the possibility that Klinskoye might have inserted a hidden advertisement
of Pepsi into its own beer commercial but acknowledged that such a scenario
made no sense.
- I don't even want to comment on this because it doesn't
make any sense, he said.
- Sergei Vasilyev, director-general of the Media Services
Video International advertising company, said he knows of no cases of subliminal
advertising on Russian television.
- If it's proven and published, it would be a horrible
scandal, he said. I think the damage they might incur dwarfs the extra
sales they could get.
- Sergei Khudyakov, director of the advertising sales department
at NTV Media, said it's impossible for TV stations to tell whether video
material contains hidden inserts.
- As of today, we are powerless to do anything, he said.
We are victims of the same hidden advertisements, just like everybody else
- But the advertisers' logic is obvious here, he said.
Even though this practice is considered illegal, why not use it, since
there is no way of detecting it? They know they will always get away with
- The use of hidden inserts is known to be effective. Any
normal company would do it.
- Nemtsova said that her institute built its new detection
device, known as ODSV-1, at the request of the broadcasting ministry and
that it took four years to develop.
- The device actually casts almost too wide a net. Not
only does it capture subliminal images, but also frames with poor focus
or quality, and blank frames filled with black, white or another color.
- Begin optional trim
- Some images are perplexing. In a clip aired on MTV, the
body of a woman wearing a T-shirt bearing the word porn was superimposed
with a man's head.
- What is that? Something incomprehensible. I don't even
know what it's supposed to be! Nemtsova exclaimed, before showing a string
of other cryptic subliminal images in video material bearing the MTV logo.
- (End optional trim)
- Demirchoglyan, the professor from the sports institute,
argued that subliminal messages are more effective because they are absorbed
by a viewer unknowingly and that his or her will is subdued. The normal
resistance to advertisements isn't triggered, he insisted.
- The people in advertising understand this perfectly well,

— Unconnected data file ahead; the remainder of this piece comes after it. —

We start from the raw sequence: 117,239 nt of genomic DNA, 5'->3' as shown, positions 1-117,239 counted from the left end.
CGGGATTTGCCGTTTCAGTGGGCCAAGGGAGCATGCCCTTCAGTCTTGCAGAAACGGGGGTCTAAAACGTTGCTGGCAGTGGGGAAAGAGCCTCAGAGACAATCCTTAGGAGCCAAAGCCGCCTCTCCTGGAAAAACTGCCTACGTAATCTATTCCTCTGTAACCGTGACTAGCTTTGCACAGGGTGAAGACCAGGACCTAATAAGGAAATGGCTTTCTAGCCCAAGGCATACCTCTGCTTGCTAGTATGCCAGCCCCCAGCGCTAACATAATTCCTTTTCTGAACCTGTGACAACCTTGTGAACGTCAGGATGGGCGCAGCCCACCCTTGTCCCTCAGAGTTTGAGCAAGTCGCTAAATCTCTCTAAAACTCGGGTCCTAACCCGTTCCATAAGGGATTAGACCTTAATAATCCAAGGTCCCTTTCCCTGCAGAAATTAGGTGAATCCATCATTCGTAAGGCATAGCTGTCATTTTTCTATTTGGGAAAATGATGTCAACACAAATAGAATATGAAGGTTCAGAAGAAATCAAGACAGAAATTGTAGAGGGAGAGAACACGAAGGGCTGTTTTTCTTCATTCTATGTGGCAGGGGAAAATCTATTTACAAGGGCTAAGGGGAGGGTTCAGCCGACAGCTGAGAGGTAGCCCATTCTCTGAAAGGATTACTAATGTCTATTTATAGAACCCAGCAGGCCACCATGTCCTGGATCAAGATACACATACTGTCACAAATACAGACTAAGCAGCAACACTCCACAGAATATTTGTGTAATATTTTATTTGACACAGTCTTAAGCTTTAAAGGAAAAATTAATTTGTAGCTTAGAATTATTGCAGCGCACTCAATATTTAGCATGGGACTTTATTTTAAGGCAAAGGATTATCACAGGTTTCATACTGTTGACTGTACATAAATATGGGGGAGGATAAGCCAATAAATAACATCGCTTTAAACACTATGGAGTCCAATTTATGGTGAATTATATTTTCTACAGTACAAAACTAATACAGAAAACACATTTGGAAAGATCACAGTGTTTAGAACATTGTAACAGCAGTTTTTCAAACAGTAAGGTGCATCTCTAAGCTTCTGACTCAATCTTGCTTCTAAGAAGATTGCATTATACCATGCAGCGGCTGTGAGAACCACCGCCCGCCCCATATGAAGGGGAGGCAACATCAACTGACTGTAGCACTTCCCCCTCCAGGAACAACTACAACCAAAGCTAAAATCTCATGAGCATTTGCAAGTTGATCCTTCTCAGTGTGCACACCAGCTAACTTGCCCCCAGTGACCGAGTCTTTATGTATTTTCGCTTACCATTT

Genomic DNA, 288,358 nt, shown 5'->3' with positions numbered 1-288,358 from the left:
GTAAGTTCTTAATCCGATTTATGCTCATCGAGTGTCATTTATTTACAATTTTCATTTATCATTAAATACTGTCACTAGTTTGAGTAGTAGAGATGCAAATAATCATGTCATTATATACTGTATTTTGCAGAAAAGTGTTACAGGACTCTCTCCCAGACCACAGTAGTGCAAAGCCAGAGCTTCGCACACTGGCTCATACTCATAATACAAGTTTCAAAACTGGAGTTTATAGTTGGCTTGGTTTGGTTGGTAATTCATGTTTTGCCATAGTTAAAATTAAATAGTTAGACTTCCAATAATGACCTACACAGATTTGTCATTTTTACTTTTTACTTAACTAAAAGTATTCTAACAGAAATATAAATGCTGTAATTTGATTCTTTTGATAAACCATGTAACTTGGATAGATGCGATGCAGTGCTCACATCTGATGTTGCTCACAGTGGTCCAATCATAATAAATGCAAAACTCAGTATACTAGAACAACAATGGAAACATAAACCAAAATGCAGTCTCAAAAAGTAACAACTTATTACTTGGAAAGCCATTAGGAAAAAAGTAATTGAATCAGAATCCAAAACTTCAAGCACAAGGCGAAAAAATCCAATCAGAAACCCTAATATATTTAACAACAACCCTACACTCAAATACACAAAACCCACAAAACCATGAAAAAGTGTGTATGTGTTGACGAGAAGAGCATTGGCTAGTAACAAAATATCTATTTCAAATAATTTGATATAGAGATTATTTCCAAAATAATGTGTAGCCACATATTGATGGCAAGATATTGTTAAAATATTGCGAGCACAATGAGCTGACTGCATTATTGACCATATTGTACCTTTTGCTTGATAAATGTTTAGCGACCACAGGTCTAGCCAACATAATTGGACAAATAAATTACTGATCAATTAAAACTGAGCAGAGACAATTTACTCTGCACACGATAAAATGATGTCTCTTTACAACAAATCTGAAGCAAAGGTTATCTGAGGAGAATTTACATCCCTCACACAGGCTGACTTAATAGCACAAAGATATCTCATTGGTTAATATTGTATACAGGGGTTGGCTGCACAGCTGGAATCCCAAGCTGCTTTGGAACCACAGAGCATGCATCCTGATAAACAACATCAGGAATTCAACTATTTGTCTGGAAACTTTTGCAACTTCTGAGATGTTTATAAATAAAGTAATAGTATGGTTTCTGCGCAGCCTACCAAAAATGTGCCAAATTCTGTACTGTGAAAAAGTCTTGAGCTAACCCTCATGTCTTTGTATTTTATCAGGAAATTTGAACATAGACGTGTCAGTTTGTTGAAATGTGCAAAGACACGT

said Nemtsova, showing a computer disc for the Russian advertising industry
that extolled the virtue of ads that bypass conscious thought. One section
described how to advertise using hidden television messages. The maker
of the disc, like many CDs and videos bought in Moscow, was anonymous.
- When the Russian detecting device begins work at the
end of the year, the broadcasting ministry will decide which cases are
breaches of the law and which are permitted.
- Nemtsova rejects the claims of Russian television stations
that they have no way of knowing whether they are airing subliminal advertising
in tapes received from ad agencies.
- Although the state will monitor all stations constantly,
Nemtsova believes that television stations should take responsibility upon
themselves for airing untainted video material. She says each station should
install the device to check the quality of the material being broadcast.
- Factories that make vodka or sausage check the quality
of their products, she said. People who show video materials should be
responsible for checking the quality too.
- From Left Behind
- Watching television is extremely dangerous. This technology
is at least 30 years old. And if you think you're only being psyched into
buying Pepsi, think again. THEY ARE SELLING PROPAGANDA CONCEPTS, NOT SODA
POP! This is one of the reasons why so many people cannot evaluated factual
information any longer. Millions of us are already programmed from childhood.
- It's time to take your TV set and set it on your front
lawn, together with a skull and crossbones, as a Halloween ornament. Be
sure you smash screen first. (But be careful to pick up the broken glass.)